PING-CHI CHU, M.D.; MARTIN J. CONWAY, M.D.; HOWARD A. KROUSE, B.A.; CHARLES J. GOODNER, M.D., F.A.C.P
This content is PDF only. Please click on the PDF icon to access.
Frequent determinations of insulin and glucose were done in a group of obese diabetics during a 48-hr test period consisting of 24 hr in which normal dietary intake was permitted followed by a 24-hr period of fasting. The subjects were then treated with 500 mg of chlorpropamide per day for 5 days, and the study was repeated. Four patients were also restudied after 5 weeks of drug treatment. Before treatment, both insulin and glucose rose after standard meals from a stable fasting level in a manner similar to that expected in normals and then fell back toward base-line values in the interval between meals. During the fasting study day both glucose and insulin tended to fall slightly. After treatment with chlorpropamide for 5 days the basic pattern of glucose and insulin levels was unchanged, although the plasma glucose was significantly lower at all time points, and insulin levels were higher than control values, both after meals and during fasting. The reduction of plasma glucose present after 5 days of treatment was maintained after 5 weeks of treatment, but insulin levels returned to control levels after the more prolonged treatment period. There was no evidence to suggest that chlorpropamide had increased insulin secretion independently of usual physiologic stimuli. Analysis of the relationships between insulin and glucose suggests that the drug may act in part by increasing the sensitivity of the beta cell to a glucose stimulus.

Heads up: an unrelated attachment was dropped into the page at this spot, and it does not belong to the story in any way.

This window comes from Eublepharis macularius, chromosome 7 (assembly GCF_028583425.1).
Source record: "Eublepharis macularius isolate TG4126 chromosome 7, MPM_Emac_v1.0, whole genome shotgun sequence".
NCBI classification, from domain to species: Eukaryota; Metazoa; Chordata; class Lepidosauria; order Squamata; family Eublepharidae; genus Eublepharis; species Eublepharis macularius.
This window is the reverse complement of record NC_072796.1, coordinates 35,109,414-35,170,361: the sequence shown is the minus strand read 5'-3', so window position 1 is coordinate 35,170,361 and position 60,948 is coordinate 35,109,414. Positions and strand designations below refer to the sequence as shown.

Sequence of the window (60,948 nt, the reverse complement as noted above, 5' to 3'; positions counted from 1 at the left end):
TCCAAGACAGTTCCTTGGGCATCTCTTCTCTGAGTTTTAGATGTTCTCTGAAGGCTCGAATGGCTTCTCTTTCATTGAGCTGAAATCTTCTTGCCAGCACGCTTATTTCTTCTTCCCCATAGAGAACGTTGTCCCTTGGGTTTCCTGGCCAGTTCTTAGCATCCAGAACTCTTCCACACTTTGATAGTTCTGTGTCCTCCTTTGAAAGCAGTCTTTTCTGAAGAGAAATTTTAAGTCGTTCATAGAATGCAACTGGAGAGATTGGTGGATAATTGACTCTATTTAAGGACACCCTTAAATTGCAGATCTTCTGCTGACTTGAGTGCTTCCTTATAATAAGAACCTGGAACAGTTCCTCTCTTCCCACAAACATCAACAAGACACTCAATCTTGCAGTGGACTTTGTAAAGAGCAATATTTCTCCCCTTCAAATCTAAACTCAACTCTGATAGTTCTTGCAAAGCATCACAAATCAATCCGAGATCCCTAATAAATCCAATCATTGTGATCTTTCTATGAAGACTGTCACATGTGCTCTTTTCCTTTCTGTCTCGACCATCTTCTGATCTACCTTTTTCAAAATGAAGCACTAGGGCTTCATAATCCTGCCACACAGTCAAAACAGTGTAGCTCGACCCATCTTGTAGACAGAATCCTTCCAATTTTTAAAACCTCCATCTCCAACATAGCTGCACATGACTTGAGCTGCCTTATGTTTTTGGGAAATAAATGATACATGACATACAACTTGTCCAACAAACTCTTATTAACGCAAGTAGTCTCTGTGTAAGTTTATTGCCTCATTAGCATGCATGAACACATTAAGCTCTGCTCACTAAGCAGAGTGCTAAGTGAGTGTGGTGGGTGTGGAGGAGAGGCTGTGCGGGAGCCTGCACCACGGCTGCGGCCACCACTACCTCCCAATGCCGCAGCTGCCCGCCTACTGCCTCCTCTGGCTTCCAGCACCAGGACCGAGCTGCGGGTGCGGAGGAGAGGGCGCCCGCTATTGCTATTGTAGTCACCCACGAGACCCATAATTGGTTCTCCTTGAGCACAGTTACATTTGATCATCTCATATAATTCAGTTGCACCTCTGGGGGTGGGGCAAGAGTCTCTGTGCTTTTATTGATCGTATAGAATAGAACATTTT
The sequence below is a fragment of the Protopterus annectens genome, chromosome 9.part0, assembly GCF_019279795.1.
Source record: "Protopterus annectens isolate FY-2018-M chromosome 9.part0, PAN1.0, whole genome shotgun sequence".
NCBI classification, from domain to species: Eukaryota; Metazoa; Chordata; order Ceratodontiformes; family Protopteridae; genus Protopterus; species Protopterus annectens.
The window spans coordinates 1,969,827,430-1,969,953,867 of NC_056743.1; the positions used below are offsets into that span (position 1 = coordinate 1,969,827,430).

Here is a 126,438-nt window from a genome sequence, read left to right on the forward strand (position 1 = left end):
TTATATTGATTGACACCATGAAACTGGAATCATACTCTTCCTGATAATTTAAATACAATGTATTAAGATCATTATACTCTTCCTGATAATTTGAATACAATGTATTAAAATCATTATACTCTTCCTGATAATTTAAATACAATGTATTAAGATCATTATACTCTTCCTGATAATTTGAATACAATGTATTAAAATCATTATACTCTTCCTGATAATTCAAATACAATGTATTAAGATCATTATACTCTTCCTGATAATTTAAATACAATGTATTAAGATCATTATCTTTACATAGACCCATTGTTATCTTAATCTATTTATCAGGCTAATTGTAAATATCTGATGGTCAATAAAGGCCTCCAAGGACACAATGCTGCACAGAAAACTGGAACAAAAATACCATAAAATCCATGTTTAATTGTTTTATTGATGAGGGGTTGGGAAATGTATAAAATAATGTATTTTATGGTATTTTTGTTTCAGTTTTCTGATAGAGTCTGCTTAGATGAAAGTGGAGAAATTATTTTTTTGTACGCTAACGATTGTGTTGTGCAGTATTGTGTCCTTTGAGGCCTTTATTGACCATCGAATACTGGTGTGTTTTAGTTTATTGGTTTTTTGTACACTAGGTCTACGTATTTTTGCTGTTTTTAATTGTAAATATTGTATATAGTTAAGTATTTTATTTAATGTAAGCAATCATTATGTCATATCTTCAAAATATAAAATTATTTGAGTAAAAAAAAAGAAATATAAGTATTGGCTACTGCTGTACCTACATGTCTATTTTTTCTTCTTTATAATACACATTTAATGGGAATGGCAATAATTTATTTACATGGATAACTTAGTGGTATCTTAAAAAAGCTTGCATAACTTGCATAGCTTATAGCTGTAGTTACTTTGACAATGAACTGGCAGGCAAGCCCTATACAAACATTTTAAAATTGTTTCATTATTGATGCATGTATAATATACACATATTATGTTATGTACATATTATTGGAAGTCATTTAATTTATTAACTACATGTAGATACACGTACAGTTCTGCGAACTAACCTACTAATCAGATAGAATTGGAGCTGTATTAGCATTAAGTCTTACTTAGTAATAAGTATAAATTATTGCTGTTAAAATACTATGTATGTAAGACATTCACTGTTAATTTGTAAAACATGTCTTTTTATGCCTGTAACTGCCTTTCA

CHU P, CONWAY MJ, KROUSE HA, et al. The Pattern of Response of Plasma Insulin and Glucose to Meals and Fasting During Chlorpropamide Therapy. Ann Intern Med. 1968;68:757–769. doi: https://doi.org/10.7326/0003-4819-68-4-757
Download citation file:
Published: Ann Intern Med. 1968;68(4):757-769.
Cardiology, Coronary Risk Factors, Diabetes, Endocrine and Metabolism.
Results provided by:
Copyright © 2020 American College of Physicians. All Rights Reserved.
Print ISSN: 0003-4819 | Online ISSN: 1539-3704
Conditions of Use